Hubby jokingly calls Easter Sunday pineapple Sunday. His family enjoys pineapple cream pie, my family likes pineapple gravy, ambrosia salad and pineapple cheese salad and one of his aunts would make broiled pineapple rounds with cream cheese on croissants for breakfast before Church. I did not think I would like broiled pineapple but it is delicious. One butters a baking sheet and places the pineapple slices on the sheet. Then mix brown sugar with the pineapple juice, cinnamon, clove and nutmeg and brush it on the pineapple slices. Broil until golden brown. Slice a croissant roll in half and spread cream cheese on both sides of the roll; place a slice of broiled pineapple on one side and top with the other half of the roll. Place back in the broiler for a few seconds to toast the roll. This is a delicious sandwich any time of the year.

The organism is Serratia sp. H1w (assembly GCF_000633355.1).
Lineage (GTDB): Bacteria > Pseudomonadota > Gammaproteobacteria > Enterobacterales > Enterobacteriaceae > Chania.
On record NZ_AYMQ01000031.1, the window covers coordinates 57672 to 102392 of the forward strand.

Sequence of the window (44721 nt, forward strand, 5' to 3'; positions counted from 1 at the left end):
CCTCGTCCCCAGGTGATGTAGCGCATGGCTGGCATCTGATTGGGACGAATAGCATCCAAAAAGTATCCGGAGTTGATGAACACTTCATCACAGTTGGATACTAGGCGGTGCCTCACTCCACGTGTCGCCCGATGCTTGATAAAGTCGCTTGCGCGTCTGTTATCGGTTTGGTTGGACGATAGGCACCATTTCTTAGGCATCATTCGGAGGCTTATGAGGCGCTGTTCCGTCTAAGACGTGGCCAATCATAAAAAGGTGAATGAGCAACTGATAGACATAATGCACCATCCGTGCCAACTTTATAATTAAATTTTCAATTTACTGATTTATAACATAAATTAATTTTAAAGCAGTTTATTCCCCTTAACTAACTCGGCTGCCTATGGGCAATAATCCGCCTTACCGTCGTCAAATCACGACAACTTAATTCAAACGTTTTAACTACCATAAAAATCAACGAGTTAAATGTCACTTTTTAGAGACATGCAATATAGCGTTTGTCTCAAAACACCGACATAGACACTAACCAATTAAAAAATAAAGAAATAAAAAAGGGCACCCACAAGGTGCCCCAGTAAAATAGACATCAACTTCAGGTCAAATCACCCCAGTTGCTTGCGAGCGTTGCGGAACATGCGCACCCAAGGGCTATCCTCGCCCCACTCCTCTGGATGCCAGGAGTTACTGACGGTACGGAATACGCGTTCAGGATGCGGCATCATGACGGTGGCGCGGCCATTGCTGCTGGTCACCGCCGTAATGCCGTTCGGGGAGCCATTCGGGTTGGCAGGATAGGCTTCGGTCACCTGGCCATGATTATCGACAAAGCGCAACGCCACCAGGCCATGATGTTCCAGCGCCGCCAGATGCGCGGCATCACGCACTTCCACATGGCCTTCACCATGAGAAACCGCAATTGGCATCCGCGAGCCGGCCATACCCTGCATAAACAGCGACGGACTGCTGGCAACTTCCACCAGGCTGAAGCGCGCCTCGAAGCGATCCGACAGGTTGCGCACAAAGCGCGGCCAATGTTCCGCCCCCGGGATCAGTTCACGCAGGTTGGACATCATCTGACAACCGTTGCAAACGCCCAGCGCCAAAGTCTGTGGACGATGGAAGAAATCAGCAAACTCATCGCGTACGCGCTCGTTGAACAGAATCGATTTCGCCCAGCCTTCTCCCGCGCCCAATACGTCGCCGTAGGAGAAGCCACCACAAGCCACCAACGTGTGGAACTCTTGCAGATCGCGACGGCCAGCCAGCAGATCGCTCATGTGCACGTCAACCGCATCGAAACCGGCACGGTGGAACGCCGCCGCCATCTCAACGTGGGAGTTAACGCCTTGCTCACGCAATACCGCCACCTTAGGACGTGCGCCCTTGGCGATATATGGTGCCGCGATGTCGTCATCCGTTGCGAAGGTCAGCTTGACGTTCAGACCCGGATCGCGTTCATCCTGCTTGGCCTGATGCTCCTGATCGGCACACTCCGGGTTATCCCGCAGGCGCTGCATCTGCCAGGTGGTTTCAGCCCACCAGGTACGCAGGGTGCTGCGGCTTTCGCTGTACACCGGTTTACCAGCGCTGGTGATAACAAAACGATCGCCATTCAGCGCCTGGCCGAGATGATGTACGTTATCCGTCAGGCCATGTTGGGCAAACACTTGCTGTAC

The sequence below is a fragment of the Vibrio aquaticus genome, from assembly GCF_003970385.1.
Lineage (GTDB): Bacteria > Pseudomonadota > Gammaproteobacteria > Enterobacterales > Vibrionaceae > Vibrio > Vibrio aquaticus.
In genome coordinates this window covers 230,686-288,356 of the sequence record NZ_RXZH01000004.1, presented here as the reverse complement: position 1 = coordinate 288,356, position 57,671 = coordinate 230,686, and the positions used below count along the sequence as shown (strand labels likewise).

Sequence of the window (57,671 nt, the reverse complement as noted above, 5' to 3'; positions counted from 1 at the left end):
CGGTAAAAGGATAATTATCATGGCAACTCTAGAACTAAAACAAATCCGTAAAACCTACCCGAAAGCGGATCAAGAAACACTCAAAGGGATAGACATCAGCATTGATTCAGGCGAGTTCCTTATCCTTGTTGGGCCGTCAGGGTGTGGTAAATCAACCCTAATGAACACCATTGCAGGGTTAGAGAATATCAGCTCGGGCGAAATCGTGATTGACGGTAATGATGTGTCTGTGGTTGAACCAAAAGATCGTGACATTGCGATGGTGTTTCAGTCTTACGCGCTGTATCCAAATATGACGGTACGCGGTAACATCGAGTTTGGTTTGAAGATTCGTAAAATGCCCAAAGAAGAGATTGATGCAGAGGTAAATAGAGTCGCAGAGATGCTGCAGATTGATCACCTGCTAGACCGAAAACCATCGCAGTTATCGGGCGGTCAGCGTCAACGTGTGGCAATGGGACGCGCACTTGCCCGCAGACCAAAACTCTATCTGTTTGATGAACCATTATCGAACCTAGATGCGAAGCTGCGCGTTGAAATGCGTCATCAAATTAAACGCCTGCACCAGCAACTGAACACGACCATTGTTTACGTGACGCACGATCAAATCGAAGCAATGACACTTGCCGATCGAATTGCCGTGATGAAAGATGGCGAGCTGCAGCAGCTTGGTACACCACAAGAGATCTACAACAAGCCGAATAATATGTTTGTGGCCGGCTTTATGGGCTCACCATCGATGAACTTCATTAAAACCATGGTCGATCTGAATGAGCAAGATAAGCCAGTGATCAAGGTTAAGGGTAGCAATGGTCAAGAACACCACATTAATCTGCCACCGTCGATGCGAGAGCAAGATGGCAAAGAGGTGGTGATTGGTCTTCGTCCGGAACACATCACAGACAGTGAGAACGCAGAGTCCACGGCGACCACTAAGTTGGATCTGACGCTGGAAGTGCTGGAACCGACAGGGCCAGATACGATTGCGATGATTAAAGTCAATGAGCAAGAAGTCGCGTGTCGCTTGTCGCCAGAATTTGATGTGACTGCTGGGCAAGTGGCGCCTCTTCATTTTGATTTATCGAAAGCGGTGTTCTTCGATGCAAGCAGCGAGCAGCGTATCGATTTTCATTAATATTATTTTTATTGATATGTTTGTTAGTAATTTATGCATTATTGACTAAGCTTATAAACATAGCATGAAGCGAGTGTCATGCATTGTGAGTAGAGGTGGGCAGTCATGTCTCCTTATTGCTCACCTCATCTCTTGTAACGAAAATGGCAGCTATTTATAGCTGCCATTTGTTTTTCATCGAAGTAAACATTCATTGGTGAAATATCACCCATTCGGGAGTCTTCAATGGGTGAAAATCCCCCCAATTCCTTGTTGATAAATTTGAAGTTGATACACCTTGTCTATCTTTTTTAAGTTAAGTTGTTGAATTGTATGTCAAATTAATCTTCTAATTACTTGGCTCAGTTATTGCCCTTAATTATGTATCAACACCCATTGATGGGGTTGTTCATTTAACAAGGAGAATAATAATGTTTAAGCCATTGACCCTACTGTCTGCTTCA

Happy pineapple Sunday!

Ambrosia Salad 

(my version)


* 1 cup shredded 

sweetened coconut

* 1 (15-ounce can) man

darin oranges, drained

* 1 (15-ounce can) pine

apple chunks, drained

* 1/2 cup maraschino 

cherries, halved, drained

* 3 cups mini 


* 1 apple, peeled and 


For the whipped cream dressing:

* 1 cup heavy whipping 


* 1/4 cup sour cream

* 2 tablespoons sugar

* Adapted from (

Pineapple Gravy

* 3 tbsp. brown sugar

* 1 tbsp. cornstarch

* 20 oz. can pineapple 

shredded and juice, drain 

and save

* 1/4 tsp. cinnamon

* 1/8 tsp clove


Mix first brown sugar, corn starch and pineapple juice in saucepan over medium heat. Stir and heat through. Add pineapple and boil until thickened and hot, 1 minute or two. Add cinnamon and clove, stir well to blend  and pour into gravy bowl to serve on  ham.

Adapted from Basic recipe (